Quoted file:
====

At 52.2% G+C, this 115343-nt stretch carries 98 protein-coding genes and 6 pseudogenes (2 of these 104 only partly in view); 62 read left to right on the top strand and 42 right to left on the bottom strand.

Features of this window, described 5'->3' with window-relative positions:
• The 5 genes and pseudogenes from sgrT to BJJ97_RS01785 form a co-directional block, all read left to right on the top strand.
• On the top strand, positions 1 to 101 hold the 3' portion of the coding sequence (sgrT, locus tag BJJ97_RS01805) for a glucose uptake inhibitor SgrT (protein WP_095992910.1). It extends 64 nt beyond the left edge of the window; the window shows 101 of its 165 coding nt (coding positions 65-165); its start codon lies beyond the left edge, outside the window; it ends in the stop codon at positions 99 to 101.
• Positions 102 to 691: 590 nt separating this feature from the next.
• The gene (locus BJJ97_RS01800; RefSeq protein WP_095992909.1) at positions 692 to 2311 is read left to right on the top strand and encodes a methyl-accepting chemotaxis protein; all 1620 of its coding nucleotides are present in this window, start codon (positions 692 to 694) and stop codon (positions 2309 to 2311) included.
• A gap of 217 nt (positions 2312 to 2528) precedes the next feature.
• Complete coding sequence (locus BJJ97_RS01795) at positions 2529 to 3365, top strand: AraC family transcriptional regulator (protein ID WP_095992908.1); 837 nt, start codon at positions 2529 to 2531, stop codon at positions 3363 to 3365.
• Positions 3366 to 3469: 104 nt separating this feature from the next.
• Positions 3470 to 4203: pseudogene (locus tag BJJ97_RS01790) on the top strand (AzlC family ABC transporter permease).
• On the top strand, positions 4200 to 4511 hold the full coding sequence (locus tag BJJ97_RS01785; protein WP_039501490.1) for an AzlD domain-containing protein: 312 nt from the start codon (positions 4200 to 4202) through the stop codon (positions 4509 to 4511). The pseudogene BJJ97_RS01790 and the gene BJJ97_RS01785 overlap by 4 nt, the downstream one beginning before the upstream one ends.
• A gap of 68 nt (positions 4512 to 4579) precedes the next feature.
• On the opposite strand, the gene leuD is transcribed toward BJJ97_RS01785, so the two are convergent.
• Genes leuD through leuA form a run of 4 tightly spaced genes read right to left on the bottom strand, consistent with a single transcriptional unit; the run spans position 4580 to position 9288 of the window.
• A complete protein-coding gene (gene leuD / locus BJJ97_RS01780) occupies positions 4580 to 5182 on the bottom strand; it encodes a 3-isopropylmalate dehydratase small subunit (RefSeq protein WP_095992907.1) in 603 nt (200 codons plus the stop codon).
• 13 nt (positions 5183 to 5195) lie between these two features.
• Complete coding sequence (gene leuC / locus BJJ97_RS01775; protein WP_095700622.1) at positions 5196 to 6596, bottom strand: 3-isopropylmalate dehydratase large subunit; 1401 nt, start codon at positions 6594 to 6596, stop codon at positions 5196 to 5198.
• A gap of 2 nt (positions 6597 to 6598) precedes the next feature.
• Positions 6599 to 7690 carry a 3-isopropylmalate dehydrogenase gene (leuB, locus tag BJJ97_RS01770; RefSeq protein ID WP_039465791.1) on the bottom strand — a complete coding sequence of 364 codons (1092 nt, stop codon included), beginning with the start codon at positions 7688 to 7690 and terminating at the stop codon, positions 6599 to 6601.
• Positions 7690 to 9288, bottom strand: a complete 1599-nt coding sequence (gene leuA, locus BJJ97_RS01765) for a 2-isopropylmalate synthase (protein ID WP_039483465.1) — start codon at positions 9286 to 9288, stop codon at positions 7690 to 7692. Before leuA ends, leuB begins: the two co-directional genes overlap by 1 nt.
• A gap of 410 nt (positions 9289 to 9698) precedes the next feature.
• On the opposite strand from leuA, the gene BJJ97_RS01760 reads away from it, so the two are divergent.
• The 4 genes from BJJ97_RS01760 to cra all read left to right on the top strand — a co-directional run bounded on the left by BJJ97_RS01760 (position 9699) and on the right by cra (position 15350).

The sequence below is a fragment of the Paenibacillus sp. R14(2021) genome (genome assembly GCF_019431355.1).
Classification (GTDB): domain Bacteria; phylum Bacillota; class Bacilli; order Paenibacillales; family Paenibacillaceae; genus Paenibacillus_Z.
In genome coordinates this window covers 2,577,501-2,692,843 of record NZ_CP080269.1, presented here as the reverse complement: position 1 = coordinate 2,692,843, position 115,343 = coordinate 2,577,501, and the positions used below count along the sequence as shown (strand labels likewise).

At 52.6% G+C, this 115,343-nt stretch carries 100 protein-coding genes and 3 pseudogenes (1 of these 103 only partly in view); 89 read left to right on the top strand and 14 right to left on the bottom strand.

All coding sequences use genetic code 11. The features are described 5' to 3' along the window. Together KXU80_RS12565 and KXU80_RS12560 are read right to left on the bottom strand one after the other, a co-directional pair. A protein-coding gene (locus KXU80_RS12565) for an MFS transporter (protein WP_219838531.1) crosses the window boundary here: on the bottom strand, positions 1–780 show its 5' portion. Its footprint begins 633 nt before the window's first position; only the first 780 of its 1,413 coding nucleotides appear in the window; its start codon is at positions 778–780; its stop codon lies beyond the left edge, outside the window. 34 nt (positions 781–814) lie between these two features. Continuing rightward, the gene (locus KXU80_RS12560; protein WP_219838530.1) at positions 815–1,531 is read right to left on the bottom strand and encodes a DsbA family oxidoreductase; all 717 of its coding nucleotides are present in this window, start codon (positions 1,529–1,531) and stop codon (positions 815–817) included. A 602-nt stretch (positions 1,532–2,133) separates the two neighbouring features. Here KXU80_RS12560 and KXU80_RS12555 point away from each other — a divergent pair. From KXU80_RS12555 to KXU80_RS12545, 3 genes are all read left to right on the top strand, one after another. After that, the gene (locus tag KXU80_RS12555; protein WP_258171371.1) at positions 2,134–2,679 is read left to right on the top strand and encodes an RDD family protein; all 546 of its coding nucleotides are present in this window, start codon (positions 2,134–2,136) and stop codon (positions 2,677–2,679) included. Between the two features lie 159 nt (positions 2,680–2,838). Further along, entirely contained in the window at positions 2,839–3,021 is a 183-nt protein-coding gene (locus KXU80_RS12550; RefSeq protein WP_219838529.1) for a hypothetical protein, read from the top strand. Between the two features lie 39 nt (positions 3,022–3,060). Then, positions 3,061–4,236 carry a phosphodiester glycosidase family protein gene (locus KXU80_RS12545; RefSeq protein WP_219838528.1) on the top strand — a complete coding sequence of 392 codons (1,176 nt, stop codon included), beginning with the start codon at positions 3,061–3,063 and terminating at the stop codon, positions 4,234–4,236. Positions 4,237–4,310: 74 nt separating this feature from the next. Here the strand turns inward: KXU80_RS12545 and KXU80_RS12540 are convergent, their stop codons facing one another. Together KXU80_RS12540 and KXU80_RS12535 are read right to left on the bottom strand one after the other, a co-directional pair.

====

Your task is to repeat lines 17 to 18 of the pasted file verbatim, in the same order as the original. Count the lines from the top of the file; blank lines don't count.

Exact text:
• Complete coding sequence (gene leuC / locus BJJ97_RS01775; protein WP_095700622.1) at positions 5196 to 6596, bottom strand: 3-isopropylmalate dehydratase large subunit; 1401 nt, start codon at positions 6594 to 6596, stop codon at positions 5196 to 5198.
• A gap of 2 nt (positions 6597 to 6598) precedes the next feature.